Arguably the world's most famous peak, Everest is considered by many the ultimate trekking challenge. With the combination of an impressive summit height of 5643m, the stunning alpine scenery and the 360-degree panorama view of the Himalaya as a reward, this is one trek not to be missed! At a staggering 7314 m high the peak of Bhutan's Chomolhari also offers stark, dramatic views of the Himalayan ranges. This less-trodden path also offers rare sightings of musk deer and blue sheep for lucky trekkers.
The star hike: Everest Base Camp
The iconic Himalayan trek to the world’s most famous campsite. The route runs from Lukla along the Dudh Kosi Valley to the busy little bustle of Namche Bazaar, then up the Khumbu Valley to Base Camp. That bare description does little to convey the majesty of your surroundings every step of the way, with a constant diet of extraordinary panoramas being regularly fed to trekkers, not least the close-up of Everest from the summit of Kala Patar. Base Camp itself makes for a fitting highpoint, shining with history, camaraderie, anticipation and excitement.
The lesser known: Bhutan Sacred Summit Trek
The background: at 7314 metres, Chomolhari is Bhutan’s second highest peak, and arguably the most beautiful. Few visitors see Bhutan, even fewer make it to the country’s wild northwest, where soaring peaks, traditional communities and Buddhist monasteries await.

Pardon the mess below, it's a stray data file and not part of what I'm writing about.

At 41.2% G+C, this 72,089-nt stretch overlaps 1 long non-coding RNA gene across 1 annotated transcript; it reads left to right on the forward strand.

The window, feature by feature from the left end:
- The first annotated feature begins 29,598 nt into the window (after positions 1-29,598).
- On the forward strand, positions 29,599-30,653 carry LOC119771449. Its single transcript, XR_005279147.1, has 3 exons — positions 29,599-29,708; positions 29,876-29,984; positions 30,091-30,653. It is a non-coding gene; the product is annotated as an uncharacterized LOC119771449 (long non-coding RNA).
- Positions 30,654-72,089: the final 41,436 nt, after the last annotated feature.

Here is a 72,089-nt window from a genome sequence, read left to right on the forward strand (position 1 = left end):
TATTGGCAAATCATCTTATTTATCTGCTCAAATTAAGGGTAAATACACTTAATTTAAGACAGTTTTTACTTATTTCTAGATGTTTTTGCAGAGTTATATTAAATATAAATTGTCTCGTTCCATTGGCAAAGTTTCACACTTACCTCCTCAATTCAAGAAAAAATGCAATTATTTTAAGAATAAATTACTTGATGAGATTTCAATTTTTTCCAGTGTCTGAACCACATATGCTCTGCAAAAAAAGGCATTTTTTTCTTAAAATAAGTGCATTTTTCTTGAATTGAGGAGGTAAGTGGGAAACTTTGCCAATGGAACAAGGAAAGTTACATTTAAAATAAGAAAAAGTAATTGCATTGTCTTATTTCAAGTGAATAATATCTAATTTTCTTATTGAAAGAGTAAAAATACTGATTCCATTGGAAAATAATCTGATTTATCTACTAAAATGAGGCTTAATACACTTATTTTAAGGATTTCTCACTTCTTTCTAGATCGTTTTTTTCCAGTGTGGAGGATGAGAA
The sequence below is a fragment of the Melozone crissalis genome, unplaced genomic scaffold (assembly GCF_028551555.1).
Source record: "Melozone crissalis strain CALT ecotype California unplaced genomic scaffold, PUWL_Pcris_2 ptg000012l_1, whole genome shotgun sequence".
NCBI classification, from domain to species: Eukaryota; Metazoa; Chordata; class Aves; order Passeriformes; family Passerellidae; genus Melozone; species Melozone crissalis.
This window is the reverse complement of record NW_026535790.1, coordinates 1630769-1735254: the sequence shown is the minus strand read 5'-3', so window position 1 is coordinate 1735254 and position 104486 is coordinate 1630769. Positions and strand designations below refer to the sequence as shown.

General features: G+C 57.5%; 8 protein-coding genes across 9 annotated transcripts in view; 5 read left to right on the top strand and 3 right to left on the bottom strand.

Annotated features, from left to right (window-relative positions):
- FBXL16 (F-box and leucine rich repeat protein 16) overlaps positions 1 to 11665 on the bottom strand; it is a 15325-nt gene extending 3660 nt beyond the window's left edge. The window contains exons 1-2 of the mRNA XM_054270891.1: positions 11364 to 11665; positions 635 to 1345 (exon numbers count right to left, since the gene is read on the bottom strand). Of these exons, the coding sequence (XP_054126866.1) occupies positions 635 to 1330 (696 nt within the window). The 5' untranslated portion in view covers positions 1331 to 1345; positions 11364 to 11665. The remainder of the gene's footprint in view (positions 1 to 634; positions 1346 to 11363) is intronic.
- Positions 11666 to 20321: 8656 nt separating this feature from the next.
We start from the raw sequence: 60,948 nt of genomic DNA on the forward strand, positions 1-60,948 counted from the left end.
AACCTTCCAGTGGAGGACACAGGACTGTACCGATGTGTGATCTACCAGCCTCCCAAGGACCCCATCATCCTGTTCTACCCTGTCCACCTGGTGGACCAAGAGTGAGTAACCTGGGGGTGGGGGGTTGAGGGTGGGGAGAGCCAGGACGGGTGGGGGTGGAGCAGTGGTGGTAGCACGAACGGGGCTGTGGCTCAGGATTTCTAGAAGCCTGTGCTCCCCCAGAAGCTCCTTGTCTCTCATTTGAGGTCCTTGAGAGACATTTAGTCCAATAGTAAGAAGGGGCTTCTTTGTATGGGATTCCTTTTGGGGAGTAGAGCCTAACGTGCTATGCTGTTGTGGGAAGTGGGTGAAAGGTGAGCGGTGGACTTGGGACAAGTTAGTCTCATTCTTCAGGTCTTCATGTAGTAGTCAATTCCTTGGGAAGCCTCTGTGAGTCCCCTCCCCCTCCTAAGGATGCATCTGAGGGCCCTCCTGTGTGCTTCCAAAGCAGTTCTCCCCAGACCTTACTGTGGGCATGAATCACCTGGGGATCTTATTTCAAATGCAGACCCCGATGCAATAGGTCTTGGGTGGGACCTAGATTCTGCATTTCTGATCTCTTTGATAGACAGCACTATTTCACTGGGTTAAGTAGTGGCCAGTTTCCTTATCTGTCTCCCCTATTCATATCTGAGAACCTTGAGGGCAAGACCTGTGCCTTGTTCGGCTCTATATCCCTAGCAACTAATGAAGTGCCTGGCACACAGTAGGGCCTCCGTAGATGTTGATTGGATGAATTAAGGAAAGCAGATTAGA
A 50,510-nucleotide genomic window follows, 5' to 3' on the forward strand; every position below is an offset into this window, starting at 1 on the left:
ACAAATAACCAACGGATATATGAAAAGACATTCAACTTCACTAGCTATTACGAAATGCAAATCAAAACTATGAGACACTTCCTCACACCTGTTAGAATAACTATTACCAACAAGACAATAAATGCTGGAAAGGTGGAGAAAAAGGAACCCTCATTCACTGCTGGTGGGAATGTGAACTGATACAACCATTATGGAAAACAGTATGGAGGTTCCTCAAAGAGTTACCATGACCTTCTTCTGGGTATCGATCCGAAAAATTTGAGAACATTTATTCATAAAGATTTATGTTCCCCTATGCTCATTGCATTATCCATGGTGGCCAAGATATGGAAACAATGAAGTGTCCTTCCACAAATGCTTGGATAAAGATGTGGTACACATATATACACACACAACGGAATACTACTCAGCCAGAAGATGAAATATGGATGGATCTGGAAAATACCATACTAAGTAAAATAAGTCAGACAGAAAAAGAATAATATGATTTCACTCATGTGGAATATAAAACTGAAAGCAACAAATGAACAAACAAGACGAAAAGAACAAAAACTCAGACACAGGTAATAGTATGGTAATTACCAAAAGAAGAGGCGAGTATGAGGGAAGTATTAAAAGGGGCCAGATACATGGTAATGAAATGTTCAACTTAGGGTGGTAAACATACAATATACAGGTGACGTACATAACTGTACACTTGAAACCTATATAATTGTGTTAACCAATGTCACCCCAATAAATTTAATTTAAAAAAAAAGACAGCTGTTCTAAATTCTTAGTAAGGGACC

Why go: for the chance to follow trails that few have walked. Trekking is not a free-for-all activity in Bhutan – the trails you can trek are few and controlled by the government. Foreigners have not been able to walk the route to Chomolhari until recently, and numbers remain low. That means several things – you have some of the world’s most spellbinding mountain scenery virtually to yourself, you get a real feel of pioneering adventure as you explore the Bhutanese Himalaya, and you’re immersed in pristine wilderness. Or, to put it simply, trekking heaven.
The highlight: Chomolhari forms the perfect backdrop to its base camp, suitably imposing as it looms over the huddle of tents on the valley floor. It’s easy to see why the climber George Mallory found the sacred mountain so impressive: broad of beam and rising to a rounded summit of gleaming ice and dark, striated rock, it’s a beautiful sight, either at day under a bright cobalt sky or during nights, when its glaciers glow white as a full moon.